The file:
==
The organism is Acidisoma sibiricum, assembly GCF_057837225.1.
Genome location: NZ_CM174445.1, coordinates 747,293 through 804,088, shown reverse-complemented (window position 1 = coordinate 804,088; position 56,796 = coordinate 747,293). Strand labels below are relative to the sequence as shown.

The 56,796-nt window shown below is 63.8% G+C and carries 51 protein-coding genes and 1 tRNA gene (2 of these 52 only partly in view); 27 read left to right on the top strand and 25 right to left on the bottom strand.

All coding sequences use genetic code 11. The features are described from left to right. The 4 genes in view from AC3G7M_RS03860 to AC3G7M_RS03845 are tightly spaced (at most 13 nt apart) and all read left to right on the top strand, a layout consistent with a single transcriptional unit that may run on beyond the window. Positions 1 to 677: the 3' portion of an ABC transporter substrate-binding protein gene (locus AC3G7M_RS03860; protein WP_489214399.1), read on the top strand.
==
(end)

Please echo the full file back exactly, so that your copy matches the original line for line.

The organism is Acidisoma sibiricum, assembly GCF_057837225.1.
Genome location: NZ_CM174445.1, coordinates 747,293 through 804,088, shown reverse-complemented (window position 1 = coordinate 804,088; position 56,796 = coordinate 747,293). Strand labels below are relative to the sequence as shown.

The 56,796-nt window shown below is 63.8% G+C and carries 51 protein-coding genes and 1 tRNA gene (2 of these 52 only partly in view); 27 read left to right on the top strand and 25 right to left on the bottom strand.

All coding sequences use genetic code 11. The features are described from left to right. The 4 genes in view from AC3G7M_RS03860 to AC3G7M_RS03845 are tightly spaced (at most 13 nt apart) and all read left to right on the top strand, a layout consistent with a single transcriptional unit that may run on beyond the window. Positions 1 to 677: the 3' portion of an ABC transporter substrate-binding protein gene (locus AC3G7M_RS03860; protein WP_489214399.1), read on the top strand.